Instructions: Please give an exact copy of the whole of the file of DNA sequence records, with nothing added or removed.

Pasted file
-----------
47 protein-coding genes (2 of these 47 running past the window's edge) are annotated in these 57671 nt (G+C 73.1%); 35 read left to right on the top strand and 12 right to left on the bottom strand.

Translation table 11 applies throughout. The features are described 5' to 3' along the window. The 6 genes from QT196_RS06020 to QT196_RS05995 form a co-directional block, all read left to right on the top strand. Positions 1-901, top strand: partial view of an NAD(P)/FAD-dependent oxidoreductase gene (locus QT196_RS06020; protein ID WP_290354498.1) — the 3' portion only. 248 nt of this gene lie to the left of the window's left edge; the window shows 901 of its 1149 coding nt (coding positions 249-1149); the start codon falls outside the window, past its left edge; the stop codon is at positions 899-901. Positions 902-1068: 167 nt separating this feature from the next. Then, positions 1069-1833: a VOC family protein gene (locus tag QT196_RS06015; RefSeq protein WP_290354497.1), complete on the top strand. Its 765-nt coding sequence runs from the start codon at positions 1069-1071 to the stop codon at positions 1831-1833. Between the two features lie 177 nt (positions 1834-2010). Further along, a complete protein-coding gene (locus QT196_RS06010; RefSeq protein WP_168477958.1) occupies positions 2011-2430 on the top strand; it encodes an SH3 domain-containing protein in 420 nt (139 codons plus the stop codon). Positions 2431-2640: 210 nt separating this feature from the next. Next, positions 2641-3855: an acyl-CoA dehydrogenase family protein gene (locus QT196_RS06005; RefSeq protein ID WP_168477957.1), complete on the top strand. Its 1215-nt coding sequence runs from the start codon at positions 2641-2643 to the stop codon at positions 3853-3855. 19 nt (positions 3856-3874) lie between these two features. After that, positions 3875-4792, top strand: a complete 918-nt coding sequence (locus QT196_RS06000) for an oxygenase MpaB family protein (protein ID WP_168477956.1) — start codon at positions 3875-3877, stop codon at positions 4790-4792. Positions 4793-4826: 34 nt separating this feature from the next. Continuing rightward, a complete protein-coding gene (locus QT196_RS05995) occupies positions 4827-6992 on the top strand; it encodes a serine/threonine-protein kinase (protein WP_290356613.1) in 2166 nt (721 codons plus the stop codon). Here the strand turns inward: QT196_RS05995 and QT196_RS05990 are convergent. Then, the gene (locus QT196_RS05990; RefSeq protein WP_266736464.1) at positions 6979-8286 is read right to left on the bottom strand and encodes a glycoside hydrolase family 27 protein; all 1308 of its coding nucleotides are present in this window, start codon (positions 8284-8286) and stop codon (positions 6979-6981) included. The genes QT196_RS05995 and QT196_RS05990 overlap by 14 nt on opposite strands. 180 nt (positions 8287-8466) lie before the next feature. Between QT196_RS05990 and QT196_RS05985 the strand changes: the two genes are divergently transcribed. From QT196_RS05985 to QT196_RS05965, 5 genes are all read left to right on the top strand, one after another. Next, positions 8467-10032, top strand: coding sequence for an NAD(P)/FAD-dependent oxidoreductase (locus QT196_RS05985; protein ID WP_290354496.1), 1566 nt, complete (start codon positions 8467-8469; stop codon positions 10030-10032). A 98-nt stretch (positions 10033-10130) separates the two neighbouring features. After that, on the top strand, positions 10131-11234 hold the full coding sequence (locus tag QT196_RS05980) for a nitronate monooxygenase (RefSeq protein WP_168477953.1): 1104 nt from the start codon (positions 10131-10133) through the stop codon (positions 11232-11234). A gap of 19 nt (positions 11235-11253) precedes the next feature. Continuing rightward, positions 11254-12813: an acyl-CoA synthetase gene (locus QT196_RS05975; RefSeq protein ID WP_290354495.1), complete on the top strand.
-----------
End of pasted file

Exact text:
47 protein-coding genes (2 of these 47 running past the window's edge) are annotated in these 57671 nt (G+C 73.1%); 35 read left to right on the top strand and 12 right to left on the bottom strand.

Translation table 11 applies throughout. The features are described 5' to 3' along the window. The 6 genes from QT196_RS06020 to QT196_RS05995 form a co-directional block, all read left to right on the top strand. Positions 1-901, top strand: partial view of an NAD(P)/FAD-dependent oxidoreductase gene (locus QT196_RS06020; protein ID WP_290354498.1) — the 3' portion only. 248 nt of this gene lie to the left of the window's left edge; the window shows 901 of its 1149 coding nt (coding positions 249-1149); the start codon falls outside the window, past its left edge; the stop codon is at positions 899-901. Positions 902-1068: 167 nt separating this feature from the next. Then, positions 1069-1833: a VOC family protein gene (locus tag QT196_RS06015; RefSeq protein WP_290354497.1), complete on the top strand. Its 765-nt coding sequence runs from the start codon at positions 1069-1071 to the stop codon at positions 1831-1833. Between the two features lie 177 nt (positions 1834-2010). Further along, a complete protein-coding gene (locus QT196_RS06010; RefSeq protein WP_168477958.1) occupies positions 2011-2430 on the top strand; it encodes an SH3 domain-containing protein in 420 nt (139 codons plus the stop codon). Positions 2431-2640: 210 nt separating this feature from the next. Next, positions 2641-3855: an acyl-CoA dehydrogenase family protein gene (locus QT196_RS06005; RefSeq protein ID WP_168477957.1), complete on the top strand. Its 1215-nt coding sequence runs from the start codon at positions 2641-2643 to the stop codon at positions 3853-3855. 19 nt (positions 3856-3874) lie between these two features. After that, positions 3875-4792, top strand: a complete 918-nt coding sequence (locus QT196_RS06000) for an oxygenase MpaB family protein (protein ID WP_168477956.1) — start codon at positions 3875-3877, stop codon at positions 4790-4792. Positions 4793-4826: 34 nt separating this feature from the next. Continuing rightward, a complete protein-coding gene (locus QT196_RS05995) occupies positions 4827-6992 on the top strand; it encodes a serine/threonine-protein kinase (protein WP_290356613.1) in 2166 nt (721 codons plus the stop codon). Here the strand turns inward: QT196_RS05995 and QT196_RS05990 are convergent. Then, the gene (locus QT196_RS05990; RefSeq protein WP_266736464.1) at positions 6979-8286 is read right to left on the bottom strand and encodes a glycoside hydrolase family 27 protein; all 1308 of its coding nucleotides are present in this window, start codon (positions 8284-8286) and stop codon (positions 6979-6981) included. The genes QT196_RS05995 and QT196_RS05990 overlap by 14 nt on opposite strands. 180 nt (positions 8287-8466) lie before the next feature. Between QT196_RS05990 and QT196_RS05985 the strand changes: the two genes are divergently transcribed. From QT196_RS05985 to QT196_RS05965, 5 genes are all read left to right on the top strand, one after another. Next, positions 8467-10032, top strand: coding sequence for an NAD(P)/FAD-dependent oxidoreductase (locus QT196_RS05985; protein ID WP_290354496.1), 1566 nt, complete (start codon positions 8467-8469; stop codon positions 10030-10032). A 98-nt stretch (positions 10033-10130) separates the two neighbouring features. After that, on the top strand, positions 10131-11234 hold the full coding sequence (locus tag QT196_RS05980) for a nitronate monooxygenase (RefSeq protein WP_168477953.1): 1104 nt from the start codon (positions 10131-10133) through the stop codon (positions 11232-11234). A gap of 19 nt (positions 11235-11253) precedes the next feature. Continuing rightward, positions 11254-12813: an acyl-CoA synthetase gene (locus QT196_RS05975; RefSeq protein ID WP_290354495.1), complete on the top strand.